SCs, STs, OBCs, De-Notified Tribes (DNTs), Nomadic Tribes (NTs) and Semi-Nomadic Tribes (SNTs) Objective  To accelerate the socio-economic developm

Chapter # 33. Senior Citizens, Persons with Disability and Transgender Persons

SENIOR CITIZENS  Objective To ensure a life of dignity, social security and safety for senior citizens, enabling them to actively participate in econ

Chapter # 32. Gender

Objective  To create an enabling environment, sans institutional and structural barriers. To enhance the female labour force participation rate to at

Chapter # 31. Nutrition

Objectives  Under POSHAN Abhiyaan, achieve the following outcomes by 2022-23, compared to the baseline of 2015-16 (National Family Health Survey-4):

Chapter # 30. Universal Health Coverage

Objectives  On the strong platform of Pradhan Mantri – Jan Arogya Yojana (PM-JAY): Attain a coverage of at least 75 per cent of the population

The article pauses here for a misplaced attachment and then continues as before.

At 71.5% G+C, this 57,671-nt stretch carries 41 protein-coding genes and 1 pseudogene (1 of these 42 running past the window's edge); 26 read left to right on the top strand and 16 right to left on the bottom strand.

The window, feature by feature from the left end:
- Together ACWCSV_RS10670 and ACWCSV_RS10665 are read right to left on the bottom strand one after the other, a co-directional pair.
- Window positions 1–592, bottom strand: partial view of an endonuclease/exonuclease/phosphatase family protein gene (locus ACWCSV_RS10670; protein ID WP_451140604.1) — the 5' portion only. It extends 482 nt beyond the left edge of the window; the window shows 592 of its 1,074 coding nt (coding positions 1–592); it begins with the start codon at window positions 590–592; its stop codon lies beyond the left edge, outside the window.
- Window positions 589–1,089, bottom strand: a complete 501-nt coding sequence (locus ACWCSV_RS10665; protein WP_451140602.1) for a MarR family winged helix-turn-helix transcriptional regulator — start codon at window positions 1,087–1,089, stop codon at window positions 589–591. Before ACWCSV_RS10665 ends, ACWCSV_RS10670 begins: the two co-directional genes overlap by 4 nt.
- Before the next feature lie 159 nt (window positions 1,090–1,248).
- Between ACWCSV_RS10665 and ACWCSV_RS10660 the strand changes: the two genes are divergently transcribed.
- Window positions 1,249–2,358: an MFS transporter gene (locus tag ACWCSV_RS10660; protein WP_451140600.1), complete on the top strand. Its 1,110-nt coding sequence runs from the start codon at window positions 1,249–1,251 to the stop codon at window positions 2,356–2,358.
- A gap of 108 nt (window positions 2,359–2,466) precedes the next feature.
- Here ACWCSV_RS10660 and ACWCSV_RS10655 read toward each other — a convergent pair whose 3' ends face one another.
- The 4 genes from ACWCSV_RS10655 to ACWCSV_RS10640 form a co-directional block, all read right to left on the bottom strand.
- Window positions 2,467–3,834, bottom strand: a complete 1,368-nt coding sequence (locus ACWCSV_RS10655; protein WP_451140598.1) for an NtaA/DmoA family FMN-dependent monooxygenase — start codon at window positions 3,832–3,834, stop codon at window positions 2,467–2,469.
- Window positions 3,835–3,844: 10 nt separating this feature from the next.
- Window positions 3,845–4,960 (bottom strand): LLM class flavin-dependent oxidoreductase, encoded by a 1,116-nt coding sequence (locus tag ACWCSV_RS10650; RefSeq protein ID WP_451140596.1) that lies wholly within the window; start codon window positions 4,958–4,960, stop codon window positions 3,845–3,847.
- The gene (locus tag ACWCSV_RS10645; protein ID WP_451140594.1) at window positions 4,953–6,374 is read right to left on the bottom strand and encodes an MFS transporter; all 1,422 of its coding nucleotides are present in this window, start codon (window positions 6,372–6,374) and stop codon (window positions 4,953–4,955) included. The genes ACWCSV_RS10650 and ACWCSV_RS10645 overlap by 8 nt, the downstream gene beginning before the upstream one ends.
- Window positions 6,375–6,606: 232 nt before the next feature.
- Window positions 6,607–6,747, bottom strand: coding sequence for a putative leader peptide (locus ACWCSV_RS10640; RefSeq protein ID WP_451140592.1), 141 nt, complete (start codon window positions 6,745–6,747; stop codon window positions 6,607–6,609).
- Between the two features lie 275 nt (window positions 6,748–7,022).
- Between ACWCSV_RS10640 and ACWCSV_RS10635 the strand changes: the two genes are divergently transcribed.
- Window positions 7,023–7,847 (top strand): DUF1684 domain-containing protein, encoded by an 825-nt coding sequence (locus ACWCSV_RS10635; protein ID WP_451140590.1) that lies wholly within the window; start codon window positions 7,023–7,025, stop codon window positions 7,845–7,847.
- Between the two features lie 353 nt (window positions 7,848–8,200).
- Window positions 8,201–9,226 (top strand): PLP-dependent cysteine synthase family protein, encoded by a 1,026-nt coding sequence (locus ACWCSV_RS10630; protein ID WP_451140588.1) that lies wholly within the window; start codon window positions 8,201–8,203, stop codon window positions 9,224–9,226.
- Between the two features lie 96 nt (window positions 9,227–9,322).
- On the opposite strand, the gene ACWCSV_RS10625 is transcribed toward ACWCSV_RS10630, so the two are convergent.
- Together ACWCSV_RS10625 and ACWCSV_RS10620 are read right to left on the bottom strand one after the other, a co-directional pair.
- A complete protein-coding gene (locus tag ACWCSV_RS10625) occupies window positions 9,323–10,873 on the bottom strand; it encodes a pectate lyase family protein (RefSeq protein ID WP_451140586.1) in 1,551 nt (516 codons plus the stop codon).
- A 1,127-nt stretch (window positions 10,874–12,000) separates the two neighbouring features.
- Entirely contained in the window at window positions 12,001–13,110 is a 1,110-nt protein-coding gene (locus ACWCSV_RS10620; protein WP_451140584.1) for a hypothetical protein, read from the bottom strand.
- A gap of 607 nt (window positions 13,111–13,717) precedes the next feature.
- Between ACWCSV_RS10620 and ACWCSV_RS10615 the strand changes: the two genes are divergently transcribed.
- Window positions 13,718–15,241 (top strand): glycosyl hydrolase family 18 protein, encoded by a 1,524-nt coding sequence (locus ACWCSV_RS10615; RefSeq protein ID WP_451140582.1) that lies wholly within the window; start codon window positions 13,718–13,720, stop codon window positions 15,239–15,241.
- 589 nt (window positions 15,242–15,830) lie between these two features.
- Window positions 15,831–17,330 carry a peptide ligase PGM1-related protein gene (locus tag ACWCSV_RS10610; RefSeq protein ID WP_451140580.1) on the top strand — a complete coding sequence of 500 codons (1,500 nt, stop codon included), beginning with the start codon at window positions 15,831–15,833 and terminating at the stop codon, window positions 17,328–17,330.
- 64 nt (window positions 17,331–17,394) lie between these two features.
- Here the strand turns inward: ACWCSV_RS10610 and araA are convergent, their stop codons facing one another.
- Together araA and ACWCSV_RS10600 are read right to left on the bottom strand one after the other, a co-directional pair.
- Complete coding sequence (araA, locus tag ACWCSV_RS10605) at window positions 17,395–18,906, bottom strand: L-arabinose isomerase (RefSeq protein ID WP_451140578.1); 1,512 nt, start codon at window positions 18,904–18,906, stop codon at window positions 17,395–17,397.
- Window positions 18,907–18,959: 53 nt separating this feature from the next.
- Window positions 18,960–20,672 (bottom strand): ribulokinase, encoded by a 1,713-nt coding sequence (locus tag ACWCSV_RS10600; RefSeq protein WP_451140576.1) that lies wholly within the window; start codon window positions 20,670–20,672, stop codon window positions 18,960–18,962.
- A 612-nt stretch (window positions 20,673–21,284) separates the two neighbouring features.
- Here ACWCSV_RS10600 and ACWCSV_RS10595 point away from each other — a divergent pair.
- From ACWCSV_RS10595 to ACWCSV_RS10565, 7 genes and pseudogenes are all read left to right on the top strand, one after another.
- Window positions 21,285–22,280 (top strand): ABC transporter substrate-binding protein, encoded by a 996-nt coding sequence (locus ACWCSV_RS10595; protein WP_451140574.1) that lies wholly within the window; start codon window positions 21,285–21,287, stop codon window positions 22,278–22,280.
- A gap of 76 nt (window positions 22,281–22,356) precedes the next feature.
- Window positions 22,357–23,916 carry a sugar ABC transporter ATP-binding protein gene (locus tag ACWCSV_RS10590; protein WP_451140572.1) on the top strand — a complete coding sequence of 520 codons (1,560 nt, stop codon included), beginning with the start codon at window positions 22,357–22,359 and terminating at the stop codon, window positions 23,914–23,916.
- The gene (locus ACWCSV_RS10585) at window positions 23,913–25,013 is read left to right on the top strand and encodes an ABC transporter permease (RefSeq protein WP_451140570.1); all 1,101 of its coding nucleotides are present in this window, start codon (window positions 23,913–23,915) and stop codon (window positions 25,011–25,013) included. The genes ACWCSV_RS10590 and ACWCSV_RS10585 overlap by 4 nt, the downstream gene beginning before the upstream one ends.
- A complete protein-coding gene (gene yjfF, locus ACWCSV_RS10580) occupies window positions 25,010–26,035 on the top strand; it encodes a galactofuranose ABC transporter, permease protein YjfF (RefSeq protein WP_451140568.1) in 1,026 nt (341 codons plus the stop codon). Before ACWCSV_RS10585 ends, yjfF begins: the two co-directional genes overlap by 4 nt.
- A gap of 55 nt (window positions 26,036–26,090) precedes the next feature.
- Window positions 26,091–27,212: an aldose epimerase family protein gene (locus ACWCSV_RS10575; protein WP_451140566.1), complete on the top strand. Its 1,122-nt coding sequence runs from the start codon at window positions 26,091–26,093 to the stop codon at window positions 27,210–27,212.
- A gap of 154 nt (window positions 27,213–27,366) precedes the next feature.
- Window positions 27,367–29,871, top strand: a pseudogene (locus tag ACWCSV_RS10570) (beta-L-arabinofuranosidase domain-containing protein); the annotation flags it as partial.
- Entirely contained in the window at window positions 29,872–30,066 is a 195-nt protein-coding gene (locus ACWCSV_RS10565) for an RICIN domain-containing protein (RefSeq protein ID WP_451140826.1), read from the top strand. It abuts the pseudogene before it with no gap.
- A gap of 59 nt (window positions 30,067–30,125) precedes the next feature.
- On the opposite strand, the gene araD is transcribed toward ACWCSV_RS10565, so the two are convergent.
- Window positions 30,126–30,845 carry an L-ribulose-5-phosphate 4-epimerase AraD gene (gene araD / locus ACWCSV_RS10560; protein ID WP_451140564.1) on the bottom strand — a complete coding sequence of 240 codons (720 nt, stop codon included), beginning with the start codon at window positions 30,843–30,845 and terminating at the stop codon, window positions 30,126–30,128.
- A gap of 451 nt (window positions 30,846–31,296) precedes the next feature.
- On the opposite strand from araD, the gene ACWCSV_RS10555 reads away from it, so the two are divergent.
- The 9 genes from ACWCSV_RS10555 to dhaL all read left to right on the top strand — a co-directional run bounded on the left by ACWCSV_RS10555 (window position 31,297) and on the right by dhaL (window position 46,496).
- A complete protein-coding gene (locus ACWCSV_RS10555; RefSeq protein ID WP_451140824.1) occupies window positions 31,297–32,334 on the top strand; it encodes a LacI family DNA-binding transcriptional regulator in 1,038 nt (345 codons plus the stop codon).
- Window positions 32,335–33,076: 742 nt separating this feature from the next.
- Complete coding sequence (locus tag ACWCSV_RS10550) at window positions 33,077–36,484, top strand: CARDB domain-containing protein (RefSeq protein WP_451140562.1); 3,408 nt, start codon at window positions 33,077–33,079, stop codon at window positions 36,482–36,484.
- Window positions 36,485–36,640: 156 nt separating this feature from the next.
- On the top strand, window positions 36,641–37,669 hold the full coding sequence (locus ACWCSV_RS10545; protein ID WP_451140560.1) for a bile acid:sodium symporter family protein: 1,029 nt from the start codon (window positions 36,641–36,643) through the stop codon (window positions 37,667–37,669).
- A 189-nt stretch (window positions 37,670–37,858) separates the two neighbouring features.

Chapter # 29. Human Resources for Health

Objectives  Achieve a doctor-population ratio of at least 1:1400 (WHO norm 1:1000) and nurse-population ratio of at least 1:500 (WHO norm 1:400) by 2

Chapter # 28. Comprehensive Primary Health Care

Objectives  Under Ayushman Bharat, scale-up a new vision for comprehensive primary health care across the country, built on the platform of health an

Chapter # 27. Public Health Management and Action

Objectives  To revamp radically the public and preventive health system in the nation through the following strategic interventions: Mobilize public

Chapter # 26. Skill Development

Obejctives  For harnessing the demographic advantage that it enjoys, India needs to build the capacity and infrastructure for skilling/reskilling/up-

Chapter # 25. Teacher Education and Training

Objectives There cannot be a quality education system without quality teachers. Therefore, a thorough revamp of the entire ecosystem of teacher educat

Chapter # 24. Higher Education

Objectives  Increase the gross enrolment ratio (GER) in higher education from 25 per cent in 2016-17 to 35 per cent by 2022-23. Make higher education

23. School Education